Note:  If your company uses a custom portal, see the RSA SecurID Access Custom Web Portal Developer's Guide for code examples that can help you build a portal that uses HTML5 geolocation to collect the location.

Handling an Unresolved Country or Trusted Location

If HTML5 geolocation information is not available to evaluate the country attribute, RSA SecurID Access might still be able to determine the user’s location through other means. If the country cannot be determined, RSA SecurID Access ignores the condition and evaluates the next condition in the rule set.

If HTML5 geolocation information is not available to evaluate the trusted location attribute, in all cases RSA SecurID Access resolves the location as "not trusted" and RSA SecurID Access behaves as described in the following table.

Location is trusted <action>The location is not trusted. RSA SecurID Access evaluates the next condition statement in the rule set.
Location is trusted AND <attribute> <operator> <value> <action>Location is not trusted. The entire condition is false. Any expressions after AND are not evaluated.
Location is trusted OR <attribute> <operator> <value> <action>Location is not trusted. RSA SecurID Access reads any expressions after OR and evaluates the entire condition statement.
Location is not trusted <action>Location is not trusted and RSA SecurID Access performs the action defined for the condition.
Location is not trusted AND/OR <attribute><operator> <value> <action>Location is not trusted. RSA SecurID Access reads any expressions after AND or OR and evaluates the entire condition statement.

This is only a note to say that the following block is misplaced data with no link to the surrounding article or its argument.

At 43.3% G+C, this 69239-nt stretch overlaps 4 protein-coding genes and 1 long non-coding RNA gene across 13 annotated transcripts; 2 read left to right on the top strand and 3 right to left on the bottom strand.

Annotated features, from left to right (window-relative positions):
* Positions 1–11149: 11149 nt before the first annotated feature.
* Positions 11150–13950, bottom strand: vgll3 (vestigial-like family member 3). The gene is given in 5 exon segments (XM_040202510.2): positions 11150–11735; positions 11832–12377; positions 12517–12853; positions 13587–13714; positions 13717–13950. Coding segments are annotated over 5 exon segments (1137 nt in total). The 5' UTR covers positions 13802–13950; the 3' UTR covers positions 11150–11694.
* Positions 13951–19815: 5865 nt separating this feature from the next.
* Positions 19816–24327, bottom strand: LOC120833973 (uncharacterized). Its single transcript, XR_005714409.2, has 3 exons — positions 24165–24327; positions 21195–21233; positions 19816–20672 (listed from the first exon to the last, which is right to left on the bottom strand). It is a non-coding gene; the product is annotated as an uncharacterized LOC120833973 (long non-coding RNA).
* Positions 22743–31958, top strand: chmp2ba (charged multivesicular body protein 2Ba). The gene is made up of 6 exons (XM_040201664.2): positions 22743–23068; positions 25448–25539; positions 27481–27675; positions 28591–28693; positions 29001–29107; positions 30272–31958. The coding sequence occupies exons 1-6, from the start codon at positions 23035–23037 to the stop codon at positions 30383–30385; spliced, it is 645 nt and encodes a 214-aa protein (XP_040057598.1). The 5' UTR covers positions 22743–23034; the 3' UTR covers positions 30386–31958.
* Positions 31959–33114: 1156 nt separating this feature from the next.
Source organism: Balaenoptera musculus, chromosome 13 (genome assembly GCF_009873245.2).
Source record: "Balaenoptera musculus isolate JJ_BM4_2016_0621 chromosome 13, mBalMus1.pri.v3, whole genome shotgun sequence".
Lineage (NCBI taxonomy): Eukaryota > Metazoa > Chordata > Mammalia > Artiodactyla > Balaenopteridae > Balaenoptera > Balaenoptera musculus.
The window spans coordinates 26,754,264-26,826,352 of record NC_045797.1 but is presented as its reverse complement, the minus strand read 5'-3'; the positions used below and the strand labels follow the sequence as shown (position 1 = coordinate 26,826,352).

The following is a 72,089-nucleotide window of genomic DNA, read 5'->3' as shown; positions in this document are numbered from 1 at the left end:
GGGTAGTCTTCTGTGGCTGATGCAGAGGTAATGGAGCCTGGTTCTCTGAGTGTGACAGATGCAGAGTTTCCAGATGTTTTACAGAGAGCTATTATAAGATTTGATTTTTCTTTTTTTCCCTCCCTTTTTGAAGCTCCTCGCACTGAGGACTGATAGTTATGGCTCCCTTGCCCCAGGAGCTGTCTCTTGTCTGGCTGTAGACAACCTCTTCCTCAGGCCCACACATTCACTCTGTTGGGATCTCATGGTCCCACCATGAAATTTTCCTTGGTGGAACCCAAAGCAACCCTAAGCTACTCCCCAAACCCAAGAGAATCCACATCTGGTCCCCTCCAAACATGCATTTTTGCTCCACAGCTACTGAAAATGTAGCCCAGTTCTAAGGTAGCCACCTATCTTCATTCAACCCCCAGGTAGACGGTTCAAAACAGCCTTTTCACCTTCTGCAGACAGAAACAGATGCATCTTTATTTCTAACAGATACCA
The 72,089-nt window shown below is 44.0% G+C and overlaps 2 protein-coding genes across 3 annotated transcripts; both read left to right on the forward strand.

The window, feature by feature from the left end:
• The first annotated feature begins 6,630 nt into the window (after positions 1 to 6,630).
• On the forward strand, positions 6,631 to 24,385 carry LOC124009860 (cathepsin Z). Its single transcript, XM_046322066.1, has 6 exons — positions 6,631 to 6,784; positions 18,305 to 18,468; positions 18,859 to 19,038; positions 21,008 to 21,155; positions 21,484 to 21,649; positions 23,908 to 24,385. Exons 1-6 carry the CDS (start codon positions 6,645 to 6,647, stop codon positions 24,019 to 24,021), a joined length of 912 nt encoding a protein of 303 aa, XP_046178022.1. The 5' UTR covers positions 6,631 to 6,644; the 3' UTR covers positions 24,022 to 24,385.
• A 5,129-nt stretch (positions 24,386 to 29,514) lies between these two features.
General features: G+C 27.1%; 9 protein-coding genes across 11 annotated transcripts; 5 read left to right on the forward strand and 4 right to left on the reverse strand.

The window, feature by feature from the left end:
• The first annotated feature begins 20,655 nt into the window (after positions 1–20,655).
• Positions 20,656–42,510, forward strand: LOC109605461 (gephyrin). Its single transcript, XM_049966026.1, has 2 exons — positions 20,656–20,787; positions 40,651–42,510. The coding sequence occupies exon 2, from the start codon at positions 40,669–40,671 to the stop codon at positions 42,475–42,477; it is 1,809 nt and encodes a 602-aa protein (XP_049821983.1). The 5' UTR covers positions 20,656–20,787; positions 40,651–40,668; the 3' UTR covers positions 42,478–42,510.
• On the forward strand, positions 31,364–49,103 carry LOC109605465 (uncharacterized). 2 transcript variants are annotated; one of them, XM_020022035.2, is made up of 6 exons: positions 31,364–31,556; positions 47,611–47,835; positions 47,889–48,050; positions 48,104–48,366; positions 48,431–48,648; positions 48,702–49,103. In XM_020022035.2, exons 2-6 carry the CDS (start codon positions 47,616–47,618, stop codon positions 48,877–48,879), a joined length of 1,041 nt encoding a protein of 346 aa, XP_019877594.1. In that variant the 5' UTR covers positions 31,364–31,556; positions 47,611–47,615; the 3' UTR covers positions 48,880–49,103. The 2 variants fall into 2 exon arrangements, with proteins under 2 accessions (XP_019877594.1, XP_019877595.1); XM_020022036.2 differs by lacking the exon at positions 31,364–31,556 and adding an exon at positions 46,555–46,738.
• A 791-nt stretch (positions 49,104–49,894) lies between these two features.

Fallback Conditions for Country and Trusted Location

RSA recommends that when you use the country or trusted location attributes, you also add a fallback condition to use when RSA SecurID Access cannot determine the location. This condition must appear in the list after the country or trusted location conditions in the rule set.

For example, suppose a rule set contains the following conditions:

  • Location is Trusted Allow Access
  • Country is Canada Authenticate Low
  • Unknown Browser Authenticate High

If RSA SecurID Access cannot determine the user's location, it evaluates the first condition as "not trusted," skips the second condition, and evaluates the third "fallback" condition.

When adding a fallback condition, observe these guidelines:

  • Do not use the country attribute in the fallback condition. Instead, you might use a different attribute and require users to authenticate with the High assurance level.
  • You can use trusted location in a fallback condition. For example, the first condition can be Location is Trusted Allow Access, and the fallback condition can be Location is Not Trusted Authenticate with a High assurance level.

All rule sets have a default condition called No Matching Condition at the bottom of the condition list. This condition is used if the context of the user request does not match any of the previous conditions. By default, No Matching Condition denies access to all users, but you can modify the Action field to allow access or to require step-up authentication. You can use No Matching Condition as the fallback condition, or you can add a fallback condition using an attribute.